After the wireframe, we then moved to a high fidelity prototype using Adobe Fireworks. This is where we add colours, buttons, and navigations, presenting the whole look and feel of the site. Some people do use Fireworks for both the wireframe and prototype, but I tend to prefer Balsamiq for wireframe as it is really simple for abstracting your ideas without the distraction of colours. It makes us focus on the reason for the wireframe: the structure and concept of the site. Besides Balsamiq was really built for wireframe and I do prefer specialised tools; tools that are meant to do one thing and do it really well.

The prototype allows us to have further discussions as it is closer to the finished product with colours and graphics in place. With Fireworks we can create clickable PDF to email out to the client for evaluation – deliverable number 2.

We also use Fireworks to optimize and export the various images and icons we will be using for the website. The icons are built with Adobe Illustrator and imported into Fireworks.

Development Workflow

With assets created from Adobe Fireworks the spotlight moves to the developers. The Conzultrix site was built on Drupal 7 which is an upgrade from the previous one built on Drupal 6. With the imminent release of Drupal 8 we can’t wait to start using it for production.

We normally have a centralised development server and our developers clone the site to their laptops from which they work and push back to the dev server for the team to inspect. For version control and workflow management we use Git, which is obvious as we are primarily a Drupal shop.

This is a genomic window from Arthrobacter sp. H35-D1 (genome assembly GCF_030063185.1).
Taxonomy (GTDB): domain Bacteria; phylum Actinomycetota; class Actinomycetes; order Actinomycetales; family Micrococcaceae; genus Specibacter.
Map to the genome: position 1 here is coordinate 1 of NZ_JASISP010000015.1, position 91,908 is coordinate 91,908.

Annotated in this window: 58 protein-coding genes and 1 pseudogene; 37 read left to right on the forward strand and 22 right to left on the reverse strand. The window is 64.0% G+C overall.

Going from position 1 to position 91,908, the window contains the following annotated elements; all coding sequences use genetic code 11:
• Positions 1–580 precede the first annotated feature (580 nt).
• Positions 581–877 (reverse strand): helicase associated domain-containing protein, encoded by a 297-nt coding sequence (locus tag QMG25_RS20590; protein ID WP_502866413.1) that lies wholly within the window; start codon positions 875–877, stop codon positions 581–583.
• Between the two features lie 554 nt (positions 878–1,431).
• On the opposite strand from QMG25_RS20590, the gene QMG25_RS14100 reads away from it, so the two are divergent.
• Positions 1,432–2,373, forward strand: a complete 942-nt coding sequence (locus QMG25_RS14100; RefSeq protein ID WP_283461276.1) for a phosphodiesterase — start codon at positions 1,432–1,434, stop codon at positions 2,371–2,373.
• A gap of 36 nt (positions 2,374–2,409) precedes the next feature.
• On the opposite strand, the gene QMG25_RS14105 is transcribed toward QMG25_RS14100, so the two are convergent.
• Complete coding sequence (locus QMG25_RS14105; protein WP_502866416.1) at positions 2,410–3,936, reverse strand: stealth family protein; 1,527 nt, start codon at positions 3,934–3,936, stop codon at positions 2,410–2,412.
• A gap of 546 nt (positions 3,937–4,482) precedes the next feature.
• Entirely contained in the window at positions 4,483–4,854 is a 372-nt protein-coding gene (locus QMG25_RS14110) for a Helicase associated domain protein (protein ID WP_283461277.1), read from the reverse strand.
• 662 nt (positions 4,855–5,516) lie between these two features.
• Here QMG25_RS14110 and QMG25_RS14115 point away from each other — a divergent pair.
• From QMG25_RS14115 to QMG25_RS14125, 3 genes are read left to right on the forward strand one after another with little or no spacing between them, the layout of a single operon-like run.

For testing out our work we have a staging or test server where our work is reviewed before being released. Reviewed codes are then pushed to our production server which hosts the live site.

Our workflow was particularly made easier as we decided to give the Acquia Cloud hosting platform a try with the Acquia Free offering. With Acquia cloud moving our work from dev to staging was a matter of drag and drop; really awesome.

We are currently hosting our production servers ourselves so moving codes from our testing server to production is a little more involved. We use git pull to deploy codes to production. We don’t do any code editing on the servers. For instance installing or updating a Drupal module is achieved using Drush on a local machine, then use git push to get it unto the dev server, after playing around with it on the dev server, drag and drop to the testing server. When we are satisfied with the outcome of our deployment on the testing server, we log into the production server via SSH and run git pull to integrate our work into the live website.